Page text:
How the Culture reporter for Tom Petty & the Heartbreakers’ hometown newspaper (Gainesville Sun, where DeYoung worked for 20 years), DeYoung had extensive access to rocker. Of the twelve interviews that DeYoung conducted with Petty, four of those interviews appear in the book, in which the meteoric rise of the band and the beginnings of Petty’s solo career are recorded in snapshots from 1985, 1986, 1989 and 1993.
“You always had a thing for the old hometown,” said DeYoung. “I would always get access to Tom and the band… You do these interviews, you sit down for an hour or an hour and a half, you transcribe what you think is the coolest part of your story.
“But then I would have this hour-long interview with Petty on a tape and I didn’t use most of it. I just threw it in a box. “
This is where the “lost” interviews began – in a town in Florida whose proudest export was the Gators soccer team, where DeYoung made it a personal mission to be a mouthpiece for Tom Petty & the Heartbreakers. This familiarity with the band resulted in intimate and chatty interviews rarely seen these days in a digital age where deep, drawn-out interviews have fallen out of favor.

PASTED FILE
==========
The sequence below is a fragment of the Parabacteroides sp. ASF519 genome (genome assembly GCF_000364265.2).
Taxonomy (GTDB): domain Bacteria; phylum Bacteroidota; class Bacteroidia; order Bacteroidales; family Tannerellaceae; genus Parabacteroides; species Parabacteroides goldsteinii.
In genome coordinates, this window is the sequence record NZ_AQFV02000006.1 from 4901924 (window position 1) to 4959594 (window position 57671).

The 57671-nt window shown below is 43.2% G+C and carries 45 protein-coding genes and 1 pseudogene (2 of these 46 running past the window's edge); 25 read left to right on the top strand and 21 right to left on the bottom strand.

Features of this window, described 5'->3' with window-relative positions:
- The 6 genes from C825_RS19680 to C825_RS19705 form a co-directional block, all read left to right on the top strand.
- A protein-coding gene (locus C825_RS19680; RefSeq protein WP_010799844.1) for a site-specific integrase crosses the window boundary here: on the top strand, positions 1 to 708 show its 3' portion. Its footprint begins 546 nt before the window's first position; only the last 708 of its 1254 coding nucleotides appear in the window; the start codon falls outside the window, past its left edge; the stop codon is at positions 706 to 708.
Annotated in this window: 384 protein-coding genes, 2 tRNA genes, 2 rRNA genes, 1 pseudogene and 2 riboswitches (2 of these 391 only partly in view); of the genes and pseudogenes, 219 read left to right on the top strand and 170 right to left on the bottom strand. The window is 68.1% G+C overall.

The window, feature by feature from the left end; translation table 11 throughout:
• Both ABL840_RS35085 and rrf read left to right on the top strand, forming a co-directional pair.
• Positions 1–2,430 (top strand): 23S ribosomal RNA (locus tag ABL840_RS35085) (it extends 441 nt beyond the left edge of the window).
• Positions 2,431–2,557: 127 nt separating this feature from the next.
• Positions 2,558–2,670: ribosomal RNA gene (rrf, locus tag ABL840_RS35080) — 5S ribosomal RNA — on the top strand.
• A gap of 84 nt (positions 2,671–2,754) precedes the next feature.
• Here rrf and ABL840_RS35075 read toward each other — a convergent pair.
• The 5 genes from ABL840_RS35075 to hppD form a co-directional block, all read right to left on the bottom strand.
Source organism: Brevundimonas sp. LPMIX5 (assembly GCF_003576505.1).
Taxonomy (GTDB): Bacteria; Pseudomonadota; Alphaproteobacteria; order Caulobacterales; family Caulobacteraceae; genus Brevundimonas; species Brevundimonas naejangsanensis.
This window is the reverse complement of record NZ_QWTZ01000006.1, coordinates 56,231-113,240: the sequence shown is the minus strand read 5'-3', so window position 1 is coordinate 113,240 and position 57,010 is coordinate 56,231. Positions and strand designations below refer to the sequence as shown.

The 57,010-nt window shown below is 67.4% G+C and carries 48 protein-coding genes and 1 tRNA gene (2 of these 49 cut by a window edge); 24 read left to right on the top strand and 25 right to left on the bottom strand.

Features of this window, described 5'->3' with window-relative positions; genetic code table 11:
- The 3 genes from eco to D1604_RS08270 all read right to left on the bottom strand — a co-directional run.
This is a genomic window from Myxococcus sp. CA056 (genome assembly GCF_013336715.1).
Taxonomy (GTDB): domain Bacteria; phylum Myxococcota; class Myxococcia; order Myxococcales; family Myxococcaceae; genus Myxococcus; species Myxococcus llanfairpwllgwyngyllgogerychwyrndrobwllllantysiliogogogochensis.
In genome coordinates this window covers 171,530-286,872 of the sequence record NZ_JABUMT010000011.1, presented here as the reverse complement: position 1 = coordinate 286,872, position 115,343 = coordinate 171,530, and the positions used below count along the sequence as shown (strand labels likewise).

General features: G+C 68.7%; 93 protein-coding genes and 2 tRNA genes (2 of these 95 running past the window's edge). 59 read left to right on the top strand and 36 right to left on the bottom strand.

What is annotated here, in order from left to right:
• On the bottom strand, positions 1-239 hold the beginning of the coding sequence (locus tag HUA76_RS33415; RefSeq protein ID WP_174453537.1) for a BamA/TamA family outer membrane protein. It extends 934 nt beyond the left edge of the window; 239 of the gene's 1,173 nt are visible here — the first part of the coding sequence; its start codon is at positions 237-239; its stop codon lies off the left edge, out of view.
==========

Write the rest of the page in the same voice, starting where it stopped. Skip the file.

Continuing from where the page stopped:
The interviews collected in I Need to Know range from DeYoung’s 20 years with the Gainesville Sun to extensive profiles of an international niche magazine for records, Goldmine. It was gold mine, DeYoung says, which served as the main source of his curiosity outside of his daily newspaper coverage.
“I always had a different side,” he said. “I’ve always been a big music nerd. And I really enjoyed talking to musicians who were my favorites – whose music I really cared about. Music was literally everything to me, it always was. “
“In order to a) not drive me crazy and b) to scratch the itch to be such a fan of this music, I would think, ‘What can I do this year? ‘